What is the path to social justice and political change in Colombia today? The axis of the struggle in the countryside needs to be shifted. At present the FARC engages the enemy at moments when it thinks it can score headline making successes. But the masses in their villages remain largely defenceless in the face of retribution by the right-wing paramilitaries. Self-defence organisation is a priority.

This can only be done effectively if the FARC put their weapons and command structures under the control of the population in the villages, starting with the areas that the army have ceded to them. When the balance of forces allows for it then the displaced masses and land hungry need to organise the takeover of the big estates and destroy the death squads in the process.

The key to the success of the struggle lies in the urban centres where the working class is found – places such as Barrancabermeja, a city based on the oil industry. Places such as the plantations where workers with a history of organisation and struggle exist. At present the workers are led by union federations such as the CUT. This federation, along with two other smaller ones, has had more than 2,500 of its members killed by the state and paramilitaries over the last 12 years. There is no doubting their heroism, including that of its leaders.

They have organised a series of protest strikes against pay cuts, sackings, privatisations and social spending cuts which have delayed and occasionally thwarted the plans of government. But they have taken place in the context of a self-defeating strategy.

Organisations such as the CUT refuse to criticise the shortcomings of the guerrilla groups and thereby abandon any attempt to influence the direction of the peasants’ struggle or actively link it up with that of the workers in the struggle for a workers' and peasants' government. Implicitly, at least, the leaders of the CUT agree with the FARC’s strategy of bringing about a government of all “fair-minded” sectors of society; the CUT imposes the same limits upon the struggle of the workers as does the FARC.

What is missing is a revolutionary internationalist party that aims to forge a fighting unity of the poor peasants and workers in Colombia, that devises a co-ordinated fightback embracing all aspects of the struggle to expropriate the big estates, raise wages, defend and extend social services. It would link the present struggles with the fight for a workers' and peasants' government, organised through delegate councils and defended by a mass, accountable workers’ militia.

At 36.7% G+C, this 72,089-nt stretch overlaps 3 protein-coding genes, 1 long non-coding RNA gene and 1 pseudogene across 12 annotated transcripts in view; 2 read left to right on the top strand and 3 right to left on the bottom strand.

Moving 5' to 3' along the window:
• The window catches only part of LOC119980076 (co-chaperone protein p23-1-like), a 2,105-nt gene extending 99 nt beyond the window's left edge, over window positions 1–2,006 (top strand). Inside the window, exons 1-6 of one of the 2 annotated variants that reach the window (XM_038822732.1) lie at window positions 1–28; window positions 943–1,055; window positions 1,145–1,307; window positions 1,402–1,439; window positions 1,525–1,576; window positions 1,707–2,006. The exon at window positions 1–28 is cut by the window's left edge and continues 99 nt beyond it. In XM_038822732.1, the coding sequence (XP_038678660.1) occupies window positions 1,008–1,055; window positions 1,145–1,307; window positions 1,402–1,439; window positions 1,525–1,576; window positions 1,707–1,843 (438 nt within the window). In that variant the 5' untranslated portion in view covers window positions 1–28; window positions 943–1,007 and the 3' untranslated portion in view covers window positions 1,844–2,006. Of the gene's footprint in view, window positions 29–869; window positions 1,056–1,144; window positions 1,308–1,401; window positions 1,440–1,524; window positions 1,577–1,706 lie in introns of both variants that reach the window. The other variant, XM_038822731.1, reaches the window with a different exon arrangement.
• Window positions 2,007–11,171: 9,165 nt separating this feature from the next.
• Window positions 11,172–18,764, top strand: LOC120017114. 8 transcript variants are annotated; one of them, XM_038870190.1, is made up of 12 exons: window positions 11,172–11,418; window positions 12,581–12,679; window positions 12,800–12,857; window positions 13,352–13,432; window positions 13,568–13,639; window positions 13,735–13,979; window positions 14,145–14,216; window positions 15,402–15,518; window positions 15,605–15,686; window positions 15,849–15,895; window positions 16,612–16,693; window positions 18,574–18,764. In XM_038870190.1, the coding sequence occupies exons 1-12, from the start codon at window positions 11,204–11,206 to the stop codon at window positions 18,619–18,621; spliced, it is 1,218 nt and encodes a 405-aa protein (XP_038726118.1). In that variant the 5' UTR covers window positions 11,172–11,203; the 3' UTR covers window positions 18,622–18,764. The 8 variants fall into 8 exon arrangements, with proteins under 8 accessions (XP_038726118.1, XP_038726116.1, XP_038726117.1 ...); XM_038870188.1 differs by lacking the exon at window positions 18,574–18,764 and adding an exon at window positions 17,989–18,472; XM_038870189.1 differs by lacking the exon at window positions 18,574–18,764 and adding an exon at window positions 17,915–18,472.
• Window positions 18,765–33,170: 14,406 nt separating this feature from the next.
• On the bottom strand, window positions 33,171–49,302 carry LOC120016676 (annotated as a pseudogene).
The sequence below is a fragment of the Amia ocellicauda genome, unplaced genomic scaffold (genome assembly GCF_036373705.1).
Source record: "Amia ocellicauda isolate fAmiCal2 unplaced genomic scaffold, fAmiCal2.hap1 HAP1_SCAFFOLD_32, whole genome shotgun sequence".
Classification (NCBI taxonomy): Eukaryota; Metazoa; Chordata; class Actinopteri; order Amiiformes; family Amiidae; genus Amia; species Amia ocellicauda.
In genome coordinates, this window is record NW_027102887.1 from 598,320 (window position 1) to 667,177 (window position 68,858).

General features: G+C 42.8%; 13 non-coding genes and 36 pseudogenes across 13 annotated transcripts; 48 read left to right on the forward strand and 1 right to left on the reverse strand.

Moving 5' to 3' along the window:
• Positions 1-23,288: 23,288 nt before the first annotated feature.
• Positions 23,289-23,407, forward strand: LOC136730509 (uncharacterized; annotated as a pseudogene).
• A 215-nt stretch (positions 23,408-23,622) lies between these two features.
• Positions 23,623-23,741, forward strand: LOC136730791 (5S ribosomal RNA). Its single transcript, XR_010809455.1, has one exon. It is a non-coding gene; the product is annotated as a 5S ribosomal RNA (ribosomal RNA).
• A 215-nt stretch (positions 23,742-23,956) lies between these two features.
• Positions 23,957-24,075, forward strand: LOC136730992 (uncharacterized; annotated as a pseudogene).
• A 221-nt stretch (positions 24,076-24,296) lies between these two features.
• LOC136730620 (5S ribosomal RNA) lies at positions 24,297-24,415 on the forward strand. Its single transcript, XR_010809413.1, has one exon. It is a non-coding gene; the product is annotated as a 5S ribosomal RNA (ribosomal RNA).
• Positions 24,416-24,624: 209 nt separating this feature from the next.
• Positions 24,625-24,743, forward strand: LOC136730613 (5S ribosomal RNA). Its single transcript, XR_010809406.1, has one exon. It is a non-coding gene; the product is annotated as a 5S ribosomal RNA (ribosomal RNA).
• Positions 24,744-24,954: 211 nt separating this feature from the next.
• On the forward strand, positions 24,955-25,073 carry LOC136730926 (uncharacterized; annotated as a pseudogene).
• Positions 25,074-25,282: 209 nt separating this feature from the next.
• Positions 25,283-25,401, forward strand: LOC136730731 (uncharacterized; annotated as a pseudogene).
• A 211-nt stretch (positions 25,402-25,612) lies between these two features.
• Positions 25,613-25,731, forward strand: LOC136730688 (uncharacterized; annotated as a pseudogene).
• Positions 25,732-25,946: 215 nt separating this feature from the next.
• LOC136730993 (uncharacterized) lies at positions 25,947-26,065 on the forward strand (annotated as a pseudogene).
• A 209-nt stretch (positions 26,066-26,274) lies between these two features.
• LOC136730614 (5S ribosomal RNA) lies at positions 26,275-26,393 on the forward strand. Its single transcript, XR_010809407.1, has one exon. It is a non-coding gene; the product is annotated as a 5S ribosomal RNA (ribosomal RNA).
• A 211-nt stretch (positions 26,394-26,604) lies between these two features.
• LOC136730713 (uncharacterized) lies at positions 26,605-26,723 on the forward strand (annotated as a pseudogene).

What we fight for
• US advisors and bases out of Colombia. No funding or training for the Colombian military. Cancel Colombia’s debts to international creditors. Money without strings for emergency housing and jobs for the displaced. For mass demonstrations in the US and Europe demanding an end to US support for Colombian government and army.

• Halt all privatisations. Renationalise all privatised companies without compensation under workers’ control. Expropriate all operations of foreign multinationals. Massive wealth tax on business. Stop the flight of capital.

• For massive increase in social spending on projects devised and directed by the masses of the city and countryside. Nobody without a job, nobody working more than 40 hours. For a minimum living wage of $500 a month.

• Take over the big landowners' estates and turn them over to those that work the land. For state credits to help them work it.

• For mass vigilance and armed self-defence in the villages and the workers’ barrios in the cities to crush the death squads

• For a workers and peasants government elected and accountable to the mass organisations of the people. For a socialist federation of Latin American republics.